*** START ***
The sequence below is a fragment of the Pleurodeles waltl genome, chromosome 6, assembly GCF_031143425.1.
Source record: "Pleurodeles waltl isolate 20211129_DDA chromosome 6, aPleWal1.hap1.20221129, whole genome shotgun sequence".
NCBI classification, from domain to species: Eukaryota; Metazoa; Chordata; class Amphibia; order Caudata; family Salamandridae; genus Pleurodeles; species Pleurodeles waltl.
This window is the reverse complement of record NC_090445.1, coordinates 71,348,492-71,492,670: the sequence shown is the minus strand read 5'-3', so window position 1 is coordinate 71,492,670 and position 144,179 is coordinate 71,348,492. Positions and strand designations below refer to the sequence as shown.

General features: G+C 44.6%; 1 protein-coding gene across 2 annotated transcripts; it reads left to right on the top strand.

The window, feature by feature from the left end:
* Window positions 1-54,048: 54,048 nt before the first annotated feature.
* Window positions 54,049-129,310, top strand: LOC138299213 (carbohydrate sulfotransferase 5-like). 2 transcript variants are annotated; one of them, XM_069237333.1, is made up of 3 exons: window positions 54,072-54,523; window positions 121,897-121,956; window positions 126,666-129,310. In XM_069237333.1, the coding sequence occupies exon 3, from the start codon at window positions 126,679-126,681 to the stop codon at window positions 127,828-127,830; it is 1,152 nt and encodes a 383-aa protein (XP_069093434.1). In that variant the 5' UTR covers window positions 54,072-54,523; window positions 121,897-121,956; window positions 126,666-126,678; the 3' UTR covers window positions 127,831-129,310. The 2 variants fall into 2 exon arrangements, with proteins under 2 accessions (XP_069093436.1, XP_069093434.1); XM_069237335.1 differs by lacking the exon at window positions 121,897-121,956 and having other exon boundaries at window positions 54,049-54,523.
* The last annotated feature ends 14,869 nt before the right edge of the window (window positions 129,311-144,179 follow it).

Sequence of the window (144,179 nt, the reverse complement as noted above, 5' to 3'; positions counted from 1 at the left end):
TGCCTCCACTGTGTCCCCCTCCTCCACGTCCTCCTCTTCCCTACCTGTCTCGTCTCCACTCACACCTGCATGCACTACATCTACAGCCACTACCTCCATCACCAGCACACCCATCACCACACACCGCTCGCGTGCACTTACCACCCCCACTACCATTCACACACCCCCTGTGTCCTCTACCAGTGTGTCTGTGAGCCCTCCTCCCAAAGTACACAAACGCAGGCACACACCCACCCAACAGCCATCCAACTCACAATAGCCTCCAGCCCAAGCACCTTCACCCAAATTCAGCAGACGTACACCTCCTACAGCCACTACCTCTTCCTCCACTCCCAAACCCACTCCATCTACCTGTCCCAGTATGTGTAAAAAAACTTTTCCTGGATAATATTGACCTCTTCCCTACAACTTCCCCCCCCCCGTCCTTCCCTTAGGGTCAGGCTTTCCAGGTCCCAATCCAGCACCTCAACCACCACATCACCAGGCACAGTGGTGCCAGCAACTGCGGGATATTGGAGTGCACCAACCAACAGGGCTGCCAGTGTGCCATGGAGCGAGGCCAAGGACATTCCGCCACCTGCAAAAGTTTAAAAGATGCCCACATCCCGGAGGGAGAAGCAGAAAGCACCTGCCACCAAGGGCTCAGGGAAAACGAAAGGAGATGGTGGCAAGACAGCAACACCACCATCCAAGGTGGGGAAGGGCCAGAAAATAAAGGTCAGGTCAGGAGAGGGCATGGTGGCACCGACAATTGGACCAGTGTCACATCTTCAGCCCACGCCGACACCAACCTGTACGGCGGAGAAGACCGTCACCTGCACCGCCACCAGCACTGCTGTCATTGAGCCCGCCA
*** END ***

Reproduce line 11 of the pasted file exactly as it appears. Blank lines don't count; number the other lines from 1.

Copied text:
TGCCTCCACTGTGTCCCCCTCCTCCACGTCCTCCTCTTCCCTACCTGTCTCGTCTCCACTCACACCTGCATGCACTACATCTACAGCCACTACCTCCATCACCAGCACACCCATCACCACACACCGCTCGCGTGCACTTACCACCCCCACTACCATTCACACACCCCCTGTGTCCTCTACCAGTGTGTCTGTGAGCCCTCCTCCCAAAGTACACAAACGCAGGCACACACCCACCCAACAGCCATCCAACTCACAATAGCCTCCAGCCCAAGCACCTTCACCCAAATTCAGCAGACGTACACCTCCTACAGCCACTACCTCTTCCTCCACTCCCAAACCCACTCCATCTACCTGTCCCAGTATGTGTAAAAAAACTTTTCCTGGATAATATTGACCTCTTCCCTACAACTTCCCCCCCCCCGTCCTTCCCTTAGGGTCAGGCTTTCCAGGTCCCAATCCAGCACCTCAACCACCACATCACCAGGCACAGTGGTGCCAGCAACTGCGGGATATTGGAGTGCACCAACCAACAGGGCTGCCAGTGTGCCATGGAGCGAGGCCAAGGACATTCCGCCACCTGCAAAAGTTTAAAAGATGCCCACATCCCGGAGGGAGAAGCAGAAAGCACCTGCCACCAAGGGCTCAGGGAAAACGAAAGGAGATGGTGGCAAGACAGCAACACCACCATCCAAGGTGGGGAAGGGCCAGAAAATAAAGGTCAGGTCAGGAGAGGGCATGGTGGCACCGACAATTGGACCAGTGTCACATCTTCAGCCCACGCCGACACCAACCTGTACGGCGGAGAAGACCGTCACCTGCACCGCCACCAGCACTGCTGTCATTGAGCCCGCCA